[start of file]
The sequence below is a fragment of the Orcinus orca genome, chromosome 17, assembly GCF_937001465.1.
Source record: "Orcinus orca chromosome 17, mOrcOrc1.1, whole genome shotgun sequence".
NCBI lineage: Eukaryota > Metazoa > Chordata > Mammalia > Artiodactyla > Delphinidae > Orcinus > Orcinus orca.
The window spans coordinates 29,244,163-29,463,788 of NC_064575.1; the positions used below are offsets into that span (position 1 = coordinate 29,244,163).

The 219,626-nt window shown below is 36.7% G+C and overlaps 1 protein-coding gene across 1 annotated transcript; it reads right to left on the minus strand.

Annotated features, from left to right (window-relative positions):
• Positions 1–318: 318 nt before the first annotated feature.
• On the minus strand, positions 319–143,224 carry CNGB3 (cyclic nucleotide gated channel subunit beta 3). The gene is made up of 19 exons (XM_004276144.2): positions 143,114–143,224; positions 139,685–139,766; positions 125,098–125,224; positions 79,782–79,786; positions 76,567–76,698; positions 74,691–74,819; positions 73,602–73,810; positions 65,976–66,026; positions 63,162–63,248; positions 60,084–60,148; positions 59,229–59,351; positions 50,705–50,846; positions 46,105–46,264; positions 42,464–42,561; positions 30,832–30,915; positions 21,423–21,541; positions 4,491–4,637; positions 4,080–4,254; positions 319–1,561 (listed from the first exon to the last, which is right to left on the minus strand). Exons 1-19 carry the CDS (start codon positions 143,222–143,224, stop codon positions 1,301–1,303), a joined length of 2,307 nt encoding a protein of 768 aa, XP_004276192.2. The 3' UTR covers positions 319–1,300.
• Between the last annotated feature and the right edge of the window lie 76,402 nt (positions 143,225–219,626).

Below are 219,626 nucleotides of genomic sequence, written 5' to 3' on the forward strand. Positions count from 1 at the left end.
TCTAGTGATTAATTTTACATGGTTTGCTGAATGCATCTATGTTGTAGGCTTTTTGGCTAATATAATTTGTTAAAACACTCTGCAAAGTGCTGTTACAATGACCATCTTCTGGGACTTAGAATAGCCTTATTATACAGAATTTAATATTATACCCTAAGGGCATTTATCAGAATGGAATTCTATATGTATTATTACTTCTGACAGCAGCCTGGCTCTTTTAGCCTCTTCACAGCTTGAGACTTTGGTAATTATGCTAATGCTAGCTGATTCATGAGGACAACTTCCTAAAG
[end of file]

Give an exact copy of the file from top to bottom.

The sequence below is a fragment of the Orcinus orca genome, chromosome 17, assembly GCF_937001465.1.
Source record: "Orcinus orca chromosome 17, mOrcOrc1.1, whole genome shotgun sequence".
NCBI lineage: Eukaryota > Metazoa > Chordata > Mammalia > Artiodactyla > Delphinidae > Orcinus > Orcinus orca.
The window spans coordinates 29,244,163-29,463,788 of NC_064575.1; the positions used below are offsets into that span (position 1 = coordinate 29,244,163).

The 219,626-nt window shown below is 36.7% G+C and overlaps 1 protein-coding gene across 1 annotated transcript; it reads right to left on the minus strand.

Annotated features, from left to right (window-relative positions):
• Positions 1–318: 318 nt before the first annotated feature.
• On the minus strand, positions 319–143,224 carry CNGB3 (cyclic nucleotide gated channel subunit beta 3). The gene is made up of 19 exons (XM_004276144.2): positions 143,114–143,224; positions 139,685–139,766; positions 125,098–125,224; positions 79,782–79,786; positions 76,567–76,698; positions 74,691–74,819; positions 73,602–73,810; positions 65,976–66,026; positions 63,162–63,248; positions 60,084–60,148; positions 59,229–59,351; positions 50,705–50,846; positions 46,105–46,264; positions 42,464–42,561; positions 30,832–30,915; positions 21,423–21,541; positions 4,491–4,637; positions 4,080–4,254; positions 319–1,561 (listed from the first exon to the last, which is right to left on the minus strand). Exons 1-19 carry the CDS (start codon positions 143,222–143,224, stop codon positions 1,301–1,303), a joined length of 2,307 nt encoding a protein of 768 aa, XP_004276192.2. The 3' UTR covers positions 319–1,300.
• Between the last annotated feature and the right edge of the window lie 76,402 nt (positions 143,225–219,626).

Below are 219,626 nucleotides of genomic sequence, written 5' to 3' on the forward strand. Positions count from 1 at the left end.
TCTAGTGATTAATTTTACATGGTTTGCTGAATGCATCTATGTTGTAGGCTTTTTGGCTAATATAATTTGTTAAAACACTCTGCAAAGTGCTGTTACAATGACCATCTTCTGGGACTTAGAATAGCCTTATTATACAGAATTTAATATTATACCCTAAGGGCATTTATCAGAATGGAATTCTATATGTATTATTACTTCTGACAGCAGCCTGGCTCTTTTAGCCTCTTCACAGCTTGAGACTTTGGTAATTATGCTAATGCTAGCTGATTCATGAGGACAACTTCCTAAAG